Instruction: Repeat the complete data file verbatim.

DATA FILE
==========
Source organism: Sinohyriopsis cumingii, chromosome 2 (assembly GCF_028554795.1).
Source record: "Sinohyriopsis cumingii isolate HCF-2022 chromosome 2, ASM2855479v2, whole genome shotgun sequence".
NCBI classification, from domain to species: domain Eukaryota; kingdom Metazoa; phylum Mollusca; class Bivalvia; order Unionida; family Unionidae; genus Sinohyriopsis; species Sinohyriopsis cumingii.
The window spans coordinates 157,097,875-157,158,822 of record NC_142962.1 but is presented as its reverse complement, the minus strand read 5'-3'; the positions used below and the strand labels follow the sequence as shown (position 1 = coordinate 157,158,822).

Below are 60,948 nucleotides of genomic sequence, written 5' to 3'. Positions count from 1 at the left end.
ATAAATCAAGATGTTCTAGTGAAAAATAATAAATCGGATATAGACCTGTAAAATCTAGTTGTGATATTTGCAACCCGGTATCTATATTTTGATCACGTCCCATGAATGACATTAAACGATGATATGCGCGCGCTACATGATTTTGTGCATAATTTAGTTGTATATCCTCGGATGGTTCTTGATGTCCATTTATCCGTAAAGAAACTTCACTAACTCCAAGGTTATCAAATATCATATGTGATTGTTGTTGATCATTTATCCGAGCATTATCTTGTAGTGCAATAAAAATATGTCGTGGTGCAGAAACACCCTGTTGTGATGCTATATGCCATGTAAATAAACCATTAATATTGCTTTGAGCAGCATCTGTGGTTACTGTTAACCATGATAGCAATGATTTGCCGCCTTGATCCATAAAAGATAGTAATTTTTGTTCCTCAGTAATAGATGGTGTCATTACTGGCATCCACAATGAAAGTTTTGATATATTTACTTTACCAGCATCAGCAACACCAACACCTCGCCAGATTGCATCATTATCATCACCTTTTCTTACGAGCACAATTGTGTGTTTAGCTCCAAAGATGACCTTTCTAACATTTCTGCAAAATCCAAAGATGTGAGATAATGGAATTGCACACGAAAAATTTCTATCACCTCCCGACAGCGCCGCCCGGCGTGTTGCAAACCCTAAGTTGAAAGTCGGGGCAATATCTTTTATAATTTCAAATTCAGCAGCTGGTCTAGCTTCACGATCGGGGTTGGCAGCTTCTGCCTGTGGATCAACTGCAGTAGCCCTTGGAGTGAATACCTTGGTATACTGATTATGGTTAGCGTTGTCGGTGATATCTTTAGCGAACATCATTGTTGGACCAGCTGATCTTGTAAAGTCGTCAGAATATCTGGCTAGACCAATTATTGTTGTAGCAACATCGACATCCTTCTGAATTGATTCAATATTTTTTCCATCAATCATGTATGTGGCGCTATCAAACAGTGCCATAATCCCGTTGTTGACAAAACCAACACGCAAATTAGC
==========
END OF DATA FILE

Source organism: Sinohyriopsis cumingii, chromosome 2 (assembly GCF_028554795.1).
Source record: "Sinohyriopsis cumingii isolate HCF-2022 chromosome 2, ASM2855479v2, whole genome shotgun sequence".
NCBI classification, from domain to species: domain Eukaryota; kingdom Metazoa; phylum Mollusca; class Bivalvia; order Unionida; family Unionidae; genus Sinohyriopsis; species Sinohyriopsis cumingii.
The window spans coordinates 157,097,875-157,158,822 of record NC_142962.1 but is presented as its reverse complement, the minus strand read 5'-3'; the positions used below and the strand labels follow the sequence as shown (position 1 = coordinate 157,158,822).

Below are 60,948 nucleotides of genomic sequence, written 5' to 3'. Positions count from 1 at the left end.
ATAAATCAAGATGTTCTAGTGAAAAATAATAAATCGGATATAGACCTGTAAAATCTAGTTGTGATATTTGCAACCCGGTATCTATATTTTGATCACGTCCCATGAATGACATTAAACGATGATATGCGCGCGCTACATGATTTTGTGCATAATTTAGTTGTATATCCTCGGATGGTTCTTGATGTCCATTTATCCGTAAAGAAACTTCACTAACTCCAAGGTTATCAAATATCATATGTGATTGTTGTTGATCATTTATCCGAGCATTATCTTGTAGTGCAATAAAAATATGTCGTGGTGCAGAAACACCCTGTTGTGATGCTATATGCCATGTAAATAAACCATTAATATTGCTTTGAGCAGCATCTGTGGTTACTGTTAACCATGATAGCAATGATTTGCCGCCTTGATCCATAAAAGATAGTAATTTTTGTTCCTCAGTAATAGATGGTGTCATTACTGGCATCCACAATGAAAGTTTTGATATATTTACTTTACCAGCATCAGCAACACCAACACCTCGCCAGATTGCATCATTATCATCACCTTTTCTTACGAGCACAATTGTGTGTTTAGCTCCAAAGATGACCTTTCTAACATTTCTGCAAAATCCAAAGATGTGAGATAATGGAATTGCACACGAAAAATTTCTATCACCTCCCGACAGCGCCGCCCGGCGTGTTGCAAACCCTAAGTTGAAAGTCGGGGCAATATCTTTTATAATTTCAAATTCAGCAGCTGGTCTAGCTTCACGATCGGGGTTGGCAGCTTCTGCCTGTGGATCAACTGCAGTAGCCCTTGGAGTGAATACCTTGGTATACTGATTATGGTTAGCGTTGTCGGTGATATCTTTAGCGAACATCATTGTTGGACCAGCTGATCTTGTAAAGTCGTCAGAATATCTGGCTAGACCAATTATTGTTGTAGCAACATCGACATCCTTCTGAATTGATTCAATATTTTTTCCATCAATCATGTATGTGGCGCTATCAAACAGTGCCATAATCCCGTTGTTGACAAAACCAACACGCAAATTAGC